How to Capture Delacroix’s Oriental Mystique into your Life.

by Joelle

 

 

Last weekend I went to the much awaited exhibition  at the MET of the French painter Eugène Delacroix . One of the greatest creative figures of the nineteenth century,  coming of age after the fall of Napoleon, he reconnected the present to the past on his own terms.

Not only I was beyond impressed in front of such extraordinary living masterpieces, a joint project with the Musée du Louvre of which many never before seen in the United States or elsewhere , but what really struck me was not only the artist but the man behind the 150 paintings, drawings, prints, and manuscripts and moving quotes.  I have posted a few on this article, let me know if they resonate with you the same they did with me.

  1. LIVE HAPPILY

 

The artist who aims at perfection in everything achieves it in nothing “

Delacroix produced an extraordinarily vibrant body of work, setting into motion a cascade of innovations that changed the course of art. As a writer,  designer,  consultant , entrepreneur, mother and daughter managing a small Manhattan apartment without enough closet space,  I find it hard to cope with my everyday life and often called OCD.  Listening to  Sarah Rosemary’s podcast after seeing Delacroix extraordinary paintings, I  finally realized that wanting to be  a perfectionist will only slow me down!

2.  USE YOUR IMMAGINATION

 

 The source of genius is imagination alone, . . . the refinement of the senses that sees what others do not see, or sees them differently” 

Delacroix produced an extraordinarily vibrant body of work, setting into motion a cascade of innovations that changed the course of art. I often try to do the same, especially when I take a picture of a subject I would like to show with a different light. Delacroix,  in one of my favorite paintings, “Women of Algiers in Their Apartment” (1834) paints three Algerian women wearing brightly colored clothing and seated casually on the floor of a richly decorated interior. The woman on the left reclines on a pillow and gazes towards the viewer while the other two turn their heads toward one another, as if engaged in conversation.

Many of the works Delacroix created after 1832 were inspired by his enormously influential trip to Morocco of that year. Both in subject and style, these works reflect the voyage’s transformative effect on his art, in his palette of rich, sensuous colors for instance.  Fascinated with what he saw but also his imaginative embellishments in rendering a scene of Romantic exoticism  he  described the experience as causing, “a fever that could barely be held in check by sherbets and fruit. ” Business coach Scott Jeffrey revelas how the use of imagination can empower our creativity and turn us successful entrepreneurs.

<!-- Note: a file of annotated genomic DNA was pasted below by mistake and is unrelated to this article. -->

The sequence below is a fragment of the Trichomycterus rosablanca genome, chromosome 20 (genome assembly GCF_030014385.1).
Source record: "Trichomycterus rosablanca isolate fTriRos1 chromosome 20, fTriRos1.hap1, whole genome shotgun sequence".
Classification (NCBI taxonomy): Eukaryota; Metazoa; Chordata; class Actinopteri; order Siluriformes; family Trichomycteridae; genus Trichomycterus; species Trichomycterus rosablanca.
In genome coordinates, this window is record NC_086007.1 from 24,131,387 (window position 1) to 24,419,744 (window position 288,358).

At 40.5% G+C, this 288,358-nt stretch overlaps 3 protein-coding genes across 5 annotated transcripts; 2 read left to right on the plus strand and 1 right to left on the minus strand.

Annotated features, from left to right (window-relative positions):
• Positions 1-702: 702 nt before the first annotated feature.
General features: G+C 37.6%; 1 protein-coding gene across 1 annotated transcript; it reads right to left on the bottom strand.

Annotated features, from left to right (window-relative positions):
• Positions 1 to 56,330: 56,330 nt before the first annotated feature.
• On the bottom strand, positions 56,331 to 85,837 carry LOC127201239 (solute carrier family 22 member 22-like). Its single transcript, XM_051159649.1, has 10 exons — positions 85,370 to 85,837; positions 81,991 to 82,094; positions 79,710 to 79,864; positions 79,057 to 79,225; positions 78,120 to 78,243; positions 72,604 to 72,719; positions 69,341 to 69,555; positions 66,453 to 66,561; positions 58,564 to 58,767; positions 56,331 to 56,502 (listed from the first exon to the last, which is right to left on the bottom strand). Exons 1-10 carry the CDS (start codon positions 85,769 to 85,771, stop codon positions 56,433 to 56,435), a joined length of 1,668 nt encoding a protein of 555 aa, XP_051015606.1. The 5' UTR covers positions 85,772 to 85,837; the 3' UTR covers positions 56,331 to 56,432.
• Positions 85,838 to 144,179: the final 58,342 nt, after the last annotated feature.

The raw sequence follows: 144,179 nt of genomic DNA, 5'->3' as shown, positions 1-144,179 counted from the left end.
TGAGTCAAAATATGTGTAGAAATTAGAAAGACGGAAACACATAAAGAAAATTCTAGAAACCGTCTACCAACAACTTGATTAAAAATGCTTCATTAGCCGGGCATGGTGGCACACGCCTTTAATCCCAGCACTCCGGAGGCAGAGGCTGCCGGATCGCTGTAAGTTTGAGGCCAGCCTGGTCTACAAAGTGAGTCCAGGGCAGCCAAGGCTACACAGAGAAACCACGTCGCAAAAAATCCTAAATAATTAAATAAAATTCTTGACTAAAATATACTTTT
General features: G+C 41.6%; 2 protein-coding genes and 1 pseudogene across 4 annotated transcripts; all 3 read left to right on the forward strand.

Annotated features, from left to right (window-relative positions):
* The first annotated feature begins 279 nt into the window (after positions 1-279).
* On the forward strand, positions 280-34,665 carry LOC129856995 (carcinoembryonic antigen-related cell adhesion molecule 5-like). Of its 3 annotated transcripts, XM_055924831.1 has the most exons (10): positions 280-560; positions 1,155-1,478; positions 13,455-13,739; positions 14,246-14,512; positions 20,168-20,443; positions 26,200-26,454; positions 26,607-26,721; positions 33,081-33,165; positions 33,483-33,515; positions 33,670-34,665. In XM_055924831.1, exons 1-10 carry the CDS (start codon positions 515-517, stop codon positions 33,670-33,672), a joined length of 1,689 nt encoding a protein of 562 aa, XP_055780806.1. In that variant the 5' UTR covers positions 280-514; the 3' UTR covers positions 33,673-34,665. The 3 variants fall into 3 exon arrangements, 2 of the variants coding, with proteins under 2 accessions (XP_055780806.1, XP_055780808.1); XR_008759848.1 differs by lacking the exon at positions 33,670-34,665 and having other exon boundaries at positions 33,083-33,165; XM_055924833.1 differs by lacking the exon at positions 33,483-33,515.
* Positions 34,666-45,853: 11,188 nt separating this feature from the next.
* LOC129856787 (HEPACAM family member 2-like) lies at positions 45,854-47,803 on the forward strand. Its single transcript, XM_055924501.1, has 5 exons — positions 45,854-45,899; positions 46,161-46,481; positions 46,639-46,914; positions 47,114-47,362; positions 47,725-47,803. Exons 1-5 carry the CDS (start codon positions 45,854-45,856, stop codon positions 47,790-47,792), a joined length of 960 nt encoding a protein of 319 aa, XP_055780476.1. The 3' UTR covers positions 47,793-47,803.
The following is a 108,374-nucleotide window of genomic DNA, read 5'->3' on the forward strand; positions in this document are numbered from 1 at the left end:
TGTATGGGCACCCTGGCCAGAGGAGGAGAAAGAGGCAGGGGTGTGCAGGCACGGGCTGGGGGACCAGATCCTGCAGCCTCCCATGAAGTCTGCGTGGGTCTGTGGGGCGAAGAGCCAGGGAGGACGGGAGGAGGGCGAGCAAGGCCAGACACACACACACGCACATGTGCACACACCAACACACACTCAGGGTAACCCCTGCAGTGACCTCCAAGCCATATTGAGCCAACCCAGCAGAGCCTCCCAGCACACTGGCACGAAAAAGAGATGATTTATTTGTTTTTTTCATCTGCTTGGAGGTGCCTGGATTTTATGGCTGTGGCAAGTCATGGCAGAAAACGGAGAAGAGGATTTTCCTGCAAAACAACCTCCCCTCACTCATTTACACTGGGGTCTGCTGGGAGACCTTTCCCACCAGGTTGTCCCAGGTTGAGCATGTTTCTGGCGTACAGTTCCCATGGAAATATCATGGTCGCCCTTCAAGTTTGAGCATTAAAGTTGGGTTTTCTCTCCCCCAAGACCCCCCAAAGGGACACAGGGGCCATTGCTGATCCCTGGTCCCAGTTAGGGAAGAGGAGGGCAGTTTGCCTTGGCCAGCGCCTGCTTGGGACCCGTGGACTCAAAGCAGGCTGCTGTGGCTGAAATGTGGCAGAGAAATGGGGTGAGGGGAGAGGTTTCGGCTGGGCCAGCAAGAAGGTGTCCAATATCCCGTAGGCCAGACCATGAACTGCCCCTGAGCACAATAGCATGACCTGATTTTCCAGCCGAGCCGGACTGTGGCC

3. WORK HARD

Do all the work you can; that is the whole philosophy of the good way of life”.

Nature is a dictionary; one draws words from it

The Met exhibition  unfolds chronologically, encompassing the rich variety of themes that preoccupied the artist during his more than four decades of activity, including literature, history, religion, animals, and nature. Through rarely seen graphic art displayed alongside such iconic paintings as Greece on the Ruins of Missolonghi (1826), The Battle of Nancy (1831)  and Medea about to Kill Her Children (1838), this exhibition explores an artist whose protean genius set the bar for virtually all other French painters. Founder of  Jason Fried  CEO of Basecamp a renowned web application private company,  on his article If you’re reading this you probably don’t do hard work  elaborates about what is and isn’t hard work. All of us agree we need directions that can guide  us. We want to give a sense of  what we do and why we do it hoping that our life’s purpose will lead us to happiness and peace of mind can only be achieved with hard work and of course a bit of luck.

4.BE DARING

A taste for simplicity cannot endure for long.

 

Like many of 19th-century French painters, Delacroix loved Orient.We can even say that “Orientalism” was a genre of the 19th-century Academic art depicting the Middle East and North Africa Everything started with Napoleon and his ultimately unsuccessful invasion of Egypt and Syria in 1798–1801, which stimulated great public interest in Egyptology. The artists’ interest in this exotic, colorful and mysterious world didn’t stop until the first decades of the 20th-century.

What was typical in such images was portraying the Orient as exotic, colorful and sensual, not to mention stereotyped. The works typically concentrated on Oriental Islamic, Hebraic, and other Semitic cultures, as those were the ones visited by artists as France became more engaged in North Africa. Lounging odalisques became very popular while other scenes, especially in genre painting, were seen as either closely comparable to their equivalents set in modern-day or historical Europe. The patterns and colors in this painting directly influenced such modern artists as Cézanne, Renoir, and Matisse, whose many odalisques owe a debt to Delacroix’s North African scenes of languid femininity. Delacroix was coined as the first Modernist.

I love colorful interiors , hand embroidered pillows in a variant of textures and sizes,  my grandmother’s Turkish slippers  from Izmir, Samarkand rugs, ikat clutches, Armenian jewelry , mother of pearl furniture and rose scented drinks and loukums ( Turkish Delight). Here a  pistachio filled  recipe

5. FIND YOUR ANSWERS IN NATURE

 “Nature is a dictionary; one draws words from it”

Watch fierce animals and understand human emotions and passions personified as tame. Sit under a tree and discover  that a single rose can be your garden.

 

 

 

 

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